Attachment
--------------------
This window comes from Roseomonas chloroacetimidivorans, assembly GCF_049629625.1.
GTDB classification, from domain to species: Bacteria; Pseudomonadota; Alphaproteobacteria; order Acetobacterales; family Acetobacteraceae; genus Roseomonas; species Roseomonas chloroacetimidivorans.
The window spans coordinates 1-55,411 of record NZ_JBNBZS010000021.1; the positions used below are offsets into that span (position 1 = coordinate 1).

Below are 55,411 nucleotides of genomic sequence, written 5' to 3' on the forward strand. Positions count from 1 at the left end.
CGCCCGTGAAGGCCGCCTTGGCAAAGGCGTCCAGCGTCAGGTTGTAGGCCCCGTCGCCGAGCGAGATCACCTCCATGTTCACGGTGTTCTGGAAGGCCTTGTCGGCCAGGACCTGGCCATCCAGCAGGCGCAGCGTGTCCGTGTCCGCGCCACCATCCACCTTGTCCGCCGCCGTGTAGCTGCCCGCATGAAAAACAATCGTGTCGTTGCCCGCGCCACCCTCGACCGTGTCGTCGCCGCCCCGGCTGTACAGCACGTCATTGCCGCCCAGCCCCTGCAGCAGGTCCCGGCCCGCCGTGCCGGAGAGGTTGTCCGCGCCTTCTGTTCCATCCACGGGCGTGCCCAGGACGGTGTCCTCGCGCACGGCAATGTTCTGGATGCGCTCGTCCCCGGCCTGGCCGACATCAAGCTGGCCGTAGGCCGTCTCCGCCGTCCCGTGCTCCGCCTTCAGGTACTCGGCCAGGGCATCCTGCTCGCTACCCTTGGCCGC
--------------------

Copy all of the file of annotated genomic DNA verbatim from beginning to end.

This window comes from Roseomonas chloroacetimidivorans, assembly GCF_049629625.1.
GTDB classification, from domain to species: Bacteria; Pseudomonadota; Alphaproteobacteria; order Acetobacterales; family Acetobacteraceae; genus Roseomonas; species Roseomonas chloroacetimidivorans.
The window spans coordinates 1-55,411 of record NZ_JBNBZS010000021.1; the positions used below are offsets into that span (position 1 = coordinate 1).

Below are 55,411 nucleotides of genomic sequence, written 5' to 3' on the forward strand. Positions count from 1 at the left end.
CGCCCGTGAAGGCCGCCTTGGCAAAGGCGTCCAGCGTCAGGTTGTAGGCCCCGTCGCCGAGCGAGATCACCTCCATGTTCACGGTGTTCTGGAAGGCCTTGTCGGCCAGGACCTGGCCATCCAGCAGGCGCAGCGTGTCCGTGTCCGCGCCACCATCCACCTTGTCCGCCGCCGTGTAGCTGCCCGCATGAAAAACAATCGTGTCGTTGCCCGCGCCACCCTCGACCGTGTCGTCGCCGCCCCGGCTGTACAGCACGTCATTGCCGCCCAGCCCCTGCAGCAGGTCCCGGCCCGCCGTGCCGGAGAGGTTGTCCGCGCCTTCTGTTCCATCCACGGGCGTGCCCAGGACGGTGTCCTCGCGCACGGCAATGTTCTGGATGCGCTCGTCCCCGGCCTGGCCGACATCAAGCTGGCCGTAGGCCGTCTCCGCCGTCCCGTGCTCCGCCTTCAGGTACTCGGCCAGGGCATCCTGCTCGCTACCCTTGGCCGC